And I'd be happy to take the 8 strokes.  I'm not sure which is worse, a 13 index who actually knows the ball flight laws or a 5 index who doesn't. 

 

Your initial post clearly states that with a closed face and an in to out swing your ball will start out to the right, on the line with your swing path.  There is no need to argue this, because the only way your ball will start out to the right, in line with your swing path, is if your face is square to your swing path.  There is no debate about it.  Its plain physics.  And its fact. 

 

I apologize for calling your post funny.  That was a judgement error on my part.  But the reality is, your statement is just dead wrong.  Sorry to say it. 

post #21 of 30
Quote:
Originally Posted by MyrtleBeachGolf View Post

And I'd be happy to take the 8 strokes.  I'm not sure which is worse, a 13 index who actually knows the ball flight laws or a 5 index who doesn't. 

 

Your initial post clearly states that with a closed face and an in to out swing your ball will start out to the right, on the line with your swing path.  There is no need to argue this, because the only way your ball will start out to the right, in line with your swing path, is if your face is square to your swing path.  There is no debate about it.  Its plain physics.  And its fact. 

 

I apologize for calling your post funny.  That was a judgement error on my part.  But the reality is, your statement is just dead wrong.  Sorry to say it. 

 

I think he's admitted to this and reframed it as a "feel." I think it's wrong at this point to continue to say he doesn't know them. I think he's learned.

post #22 of 30
Quote:
Originally Posted by iacas View Post

 

I think he's admitted to this and reframed it as a "feel." I think it's wrong at this point to continue to say he doesn't know them. I think he's learned.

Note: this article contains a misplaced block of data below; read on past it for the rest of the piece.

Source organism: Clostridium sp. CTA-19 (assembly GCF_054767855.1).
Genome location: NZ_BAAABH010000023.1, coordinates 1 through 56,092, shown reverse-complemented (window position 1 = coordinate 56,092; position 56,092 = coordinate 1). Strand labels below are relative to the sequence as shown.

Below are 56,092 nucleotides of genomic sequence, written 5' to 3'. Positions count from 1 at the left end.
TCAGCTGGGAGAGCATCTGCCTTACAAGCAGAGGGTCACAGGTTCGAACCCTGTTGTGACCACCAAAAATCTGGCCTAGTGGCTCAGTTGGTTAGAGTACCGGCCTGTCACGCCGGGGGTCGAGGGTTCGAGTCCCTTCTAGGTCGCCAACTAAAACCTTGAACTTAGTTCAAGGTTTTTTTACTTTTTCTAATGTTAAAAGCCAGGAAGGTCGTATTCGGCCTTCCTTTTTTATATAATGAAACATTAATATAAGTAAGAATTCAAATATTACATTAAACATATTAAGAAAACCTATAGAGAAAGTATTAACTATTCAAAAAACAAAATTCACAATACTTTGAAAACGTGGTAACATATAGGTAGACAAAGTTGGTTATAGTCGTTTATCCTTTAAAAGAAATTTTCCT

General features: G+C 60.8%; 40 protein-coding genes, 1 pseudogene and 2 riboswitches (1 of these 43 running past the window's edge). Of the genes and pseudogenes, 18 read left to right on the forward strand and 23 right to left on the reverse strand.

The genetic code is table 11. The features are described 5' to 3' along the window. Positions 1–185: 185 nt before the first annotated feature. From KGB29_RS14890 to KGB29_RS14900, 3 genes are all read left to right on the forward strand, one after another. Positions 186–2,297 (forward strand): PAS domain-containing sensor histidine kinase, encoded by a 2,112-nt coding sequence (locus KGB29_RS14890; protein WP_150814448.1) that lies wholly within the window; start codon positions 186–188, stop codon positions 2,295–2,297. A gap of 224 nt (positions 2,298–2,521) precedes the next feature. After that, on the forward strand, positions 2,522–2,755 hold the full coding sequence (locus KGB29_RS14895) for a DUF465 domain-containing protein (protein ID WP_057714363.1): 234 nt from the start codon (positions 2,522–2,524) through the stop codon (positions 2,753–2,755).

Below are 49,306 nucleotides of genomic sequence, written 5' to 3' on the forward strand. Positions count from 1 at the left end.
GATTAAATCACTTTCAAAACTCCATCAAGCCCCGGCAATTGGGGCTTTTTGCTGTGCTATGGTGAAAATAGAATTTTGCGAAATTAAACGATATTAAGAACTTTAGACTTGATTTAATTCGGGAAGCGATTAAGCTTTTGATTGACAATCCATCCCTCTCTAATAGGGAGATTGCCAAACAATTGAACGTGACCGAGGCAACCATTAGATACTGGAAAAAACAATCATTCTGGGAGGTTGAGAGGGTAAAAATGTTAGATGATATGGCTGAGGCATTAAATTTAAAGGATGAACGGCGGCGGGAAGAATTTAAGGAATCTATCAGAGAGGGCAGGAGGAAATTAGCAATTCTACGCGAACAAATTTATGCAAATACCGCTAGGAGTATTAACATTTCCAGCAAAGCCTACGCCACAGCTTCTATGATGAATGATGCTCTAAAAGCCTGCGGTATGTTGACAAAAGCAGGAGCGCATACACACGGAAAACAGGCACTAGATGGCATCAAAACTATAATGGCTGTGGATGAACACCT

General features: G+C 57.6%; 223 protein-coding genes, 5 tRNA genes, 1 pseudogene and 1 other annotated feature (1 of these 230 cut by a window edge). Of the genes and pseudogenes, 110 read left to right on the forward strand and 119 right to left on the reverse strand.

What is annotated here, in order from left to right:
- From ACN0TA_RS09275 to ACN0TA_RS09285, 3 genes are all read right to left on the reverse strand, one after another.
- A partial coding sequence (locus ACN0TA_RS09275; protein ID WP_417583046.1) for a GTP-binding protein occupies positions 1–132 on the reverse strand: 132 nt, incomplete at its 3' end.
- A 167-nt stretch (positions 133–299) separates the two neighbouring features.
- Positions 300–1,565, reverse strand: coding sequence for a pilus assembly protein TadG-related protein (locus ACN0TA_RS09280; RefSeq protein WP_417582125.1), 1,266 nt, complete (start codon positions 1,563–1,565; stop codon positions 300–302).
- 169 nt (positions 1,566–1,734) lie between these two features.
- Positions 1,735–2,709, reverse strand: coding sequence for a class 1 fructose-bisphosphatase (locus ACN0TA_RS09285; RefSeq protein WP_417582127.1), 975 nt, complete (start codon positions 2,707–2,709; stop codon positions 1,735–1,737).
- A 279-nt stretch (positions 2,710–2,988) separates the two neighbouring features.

I completely agree.  And I can understand the "feel" thing.  Obviously the majority of professional golfers and instructors are still using that same way of thinking.

post #23 of 30

Aim your feet, hips, shoulders to the extent of req ball path. Aim club face to target. The more closed the bigger the draw. Feels weird at first but works. Dave CAC handed Geordie.

post #24 of 30
Quote:
Originally Posted by CAC Handed G View Post

Aim your feet, hips, shoulders to the extent of req ball path. Aim club face to target. The more closed the bigger the draw. Feels weird at first but works. Dave CAC handed Geordie.

Did you read any of the previous posts?
post #25 of 30

Sorry, new to site. Had probs navigating. Dave CAC handed Geordie. Will look in future.

post #26 of 30
Quote:
Originally Posted by 14ledo81 View Post

Did you read any of the previous posts?

 

Seemingly not. :) Oh well.

post #27 of 30

All this discussion of open/closed clubfaces relative to swing paths is making my head hurt.     In really simple terms, the easiest way for me to hit a draw is to really flatten the swing plane.    Drop it way down & I bet you'll draw it ... I'm not a good golfer, and stumbled onto this through my development this year through much trial and error, but it works EVERY time for me - can't yet control the degree of draw, but one thing's for certain, she's gonna draw if I drop the swing plane down flatter  (not sure why it works, it just does - maybe somebody could explain it ??) 


Edited by inthehole - 12/4/12 at 7:18pm
post #28 of 30
Quote:
Originally Posted by iacas View Post

 

I think he's admitted to this and reframed it as a "feel." I think it's wrong at this point to continue to say he doesn't know them. I think he's learned.

 

The funny thing is, we are agreeing with the process more than we are disagreeing. My very first post stated very clearly that when I draw the ball, my face starts open and right to the target, the opposite is true for a fade. It was a later post in which I stated I disagreed that you cannot start the ball right with a closed face (closed to what is the question, I did not elaborate). So at the end of the day, you explained the process by which I work the ball, I've managed to feel my way into the correct position, I'm only one of many examples who figured it out this way. I will agree with you that for some and I wouldn't know the ratio, they need a more technical understanding. I have a friend who's like this, he's anal about the technical side and I don't know that he'll ever be better than a 25 handicap, it takes him literally 30 seconds to hit every shot...

 

BTW, the reference to Faldo was for you, not the OP. You see, I actually followed the link you provided and references were made, I thought you'd pick up on it. Where I do disagree with you; is that Faldo and the the other greats of the game have had it wrong all along. I think their explanation could be technically wrong, put the reasoning was and still is correct; otherwise, Faldo, Seve, etc, would not have been amazingly creative ball strikers. Their methodology did not prevent their students from learning. Is your way better? Perhaps. I and likely a few others don't care as much how it works, as long as it does work...(I know, I come across as a dinosaur)